Hortonworks eases path to Hadoop

With new setup, management, and data-governance features, Hortonworks' latest Hadoop distribution wants to be an enterprise darling -- if enterprises will let it

If there's a mantra chanted by most every Hadoop vendor, it's one lifted from Henry Thoreau's quote book: "Simplify, simplify." Or maybe: Facilitate, facilitate.

With HDP 2.3, its latest Hadoop distribution, Hortonworks emphasizes ease of adoption and administration. Setting up and running Hadoop still isn't a walk in the park, but will fixing the process boost Hadoop's adoption as Hortonworks (among others) expects?

Easier is better...

In a phone conversation, Tim Hall, vice president of product management at Hortonworks, described the company's mission to make Hadoop less ornery to deploy as "getting rid of the command line." At the very least, users would need to invoke the command line something only by choice with Hadoop.

From the customer feedback Hortonworks gathered, the four items most in need of simpler configurations (the "top knobs you have to twiddle") were HDFS, YARN, the Hive real-time query system, and HBase. To that end, Hortonworks endeavored to streamline and clarify the setup process for those components.

Some of the work done with this update involves specific tools. For instance, developers now have a SQL builder for Hive that can document a given query's separation and distribution across clusters.

Hortonworks has been keeping a eye out for the myriad ways Hadoop can be made easier to deploy. Back in April, Hortonworks acquired SequenceIQ, a Budapest-based creator of Hadoop deployment tools for containers and clusters. Some are convinced that Hadoop runs best on bare metal, but Hortonworks' ambitions seem more about support for a breadth of deployment options.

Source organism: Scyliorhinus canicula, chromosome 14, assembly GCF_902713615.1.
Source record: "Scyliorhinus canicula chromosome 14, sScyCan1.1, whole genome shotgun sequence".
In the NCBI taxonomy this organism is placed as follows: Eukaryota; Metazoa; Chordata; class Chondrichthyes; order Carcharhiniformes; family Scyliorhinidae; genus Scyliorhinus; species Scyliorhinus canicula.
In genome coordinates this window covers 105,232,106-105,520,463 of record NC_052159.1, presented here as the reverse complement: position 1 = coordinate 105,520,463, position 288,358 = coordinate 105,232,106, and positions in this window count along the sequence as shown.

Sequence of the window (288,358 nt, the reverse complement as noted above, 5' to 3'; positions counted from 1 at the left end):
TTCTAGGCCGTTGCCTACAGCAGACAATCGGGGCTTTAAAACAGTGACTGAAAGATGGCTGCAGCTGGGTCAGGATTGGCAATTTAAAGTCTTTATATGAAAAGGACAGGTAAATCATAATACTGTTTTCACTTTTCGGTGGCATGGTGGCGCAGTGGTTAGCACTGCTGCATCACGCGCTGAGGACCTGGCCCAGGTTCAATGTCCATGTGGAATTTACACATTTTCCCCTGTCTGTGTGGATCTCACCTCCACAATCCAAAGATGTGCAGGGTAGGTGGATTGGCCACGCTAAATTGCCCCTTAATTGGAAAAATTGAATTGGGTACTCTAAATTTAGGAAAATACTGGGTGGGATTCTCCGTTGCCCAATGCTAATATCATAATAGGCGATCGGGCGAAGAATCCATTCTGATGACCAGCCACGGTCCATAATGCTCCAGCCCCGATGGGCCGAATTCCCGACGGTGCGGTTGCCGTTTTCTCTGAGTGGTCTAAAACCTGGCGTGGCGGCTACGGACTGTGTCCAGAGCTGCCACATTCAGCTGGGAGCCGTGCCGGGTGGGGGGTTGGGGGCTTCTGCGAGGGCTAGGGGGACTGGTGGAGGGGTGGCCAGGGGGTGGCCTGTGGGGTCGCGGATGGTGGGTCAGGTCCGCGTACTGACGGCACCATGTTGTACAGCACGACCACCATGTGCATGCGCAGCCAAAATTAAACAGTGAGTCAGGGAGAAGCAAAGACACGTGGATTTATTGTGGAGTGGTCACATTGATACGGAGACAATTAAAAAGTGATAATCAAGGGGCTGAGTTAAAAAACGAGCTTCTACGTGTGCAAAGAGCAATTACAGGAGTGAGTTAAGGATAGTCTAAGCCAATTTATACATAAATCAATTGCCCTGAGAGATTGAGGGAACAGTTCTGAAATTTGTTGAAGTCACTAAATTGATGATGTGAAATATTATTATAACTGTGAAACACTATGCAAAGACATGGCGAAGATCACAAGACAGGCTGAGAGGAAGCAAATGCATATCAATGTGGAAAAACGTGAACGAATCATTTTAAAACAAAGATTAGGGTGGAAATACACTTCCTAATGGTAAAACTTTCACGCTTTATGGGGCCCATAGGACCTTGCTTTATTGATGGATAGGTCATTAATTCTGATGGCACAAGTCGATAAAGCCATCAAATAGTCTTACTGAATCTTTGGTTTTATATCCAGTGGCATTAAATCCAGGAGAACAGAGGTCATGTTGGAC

Another area where Hortonworks has been trying to distinguish itself is in Hadoop's conformance to data governance procedures. Thus, Hortonworks has added Apache Atlas to HDP, an overall data governance framework where data can be searched and audited, but also retain any anonymization, data masking, or other compliance requirements. It echoes the data virtualization work done elsewhere in the industry, and it makes sense to have a single underlying (and open source) principle in Hadoop.

... but will it be right?

Hortonworks is clearly banking on the combination of elements to make Hadoop more interesting to enterprises, even as questions arise as to whether or not ease of adoption, configuration, or deployment are the real barriers.

Hall was also quick to discount the idea that pieces within Hadoop that have achieved their own fame, like Spark, are prepared to become self-contained ecosystems -- especially if Hadoop turns out to be less broadly accepted than anticipated.

"Spark is an interesting engine that runs nicely within Hadoop," said Hall, "and the power with Spark is having it work in a better and more integrated fashion with the Hadoop ecosystem, such as integrating Spark with Hbase. We're looking at how it can be better together within the platform, not as a platform in itself."

Hortonworks has the numbers to back up its own bullishness, at least, and its devotion to open source as a way of life is laudable. The next step will be to find out which has more of a future: Making Hadoop easier to work with or figuring out what enterprises really want.


Copyright © 2015 IDG Communications, Inc.

How to choose a low-code development platform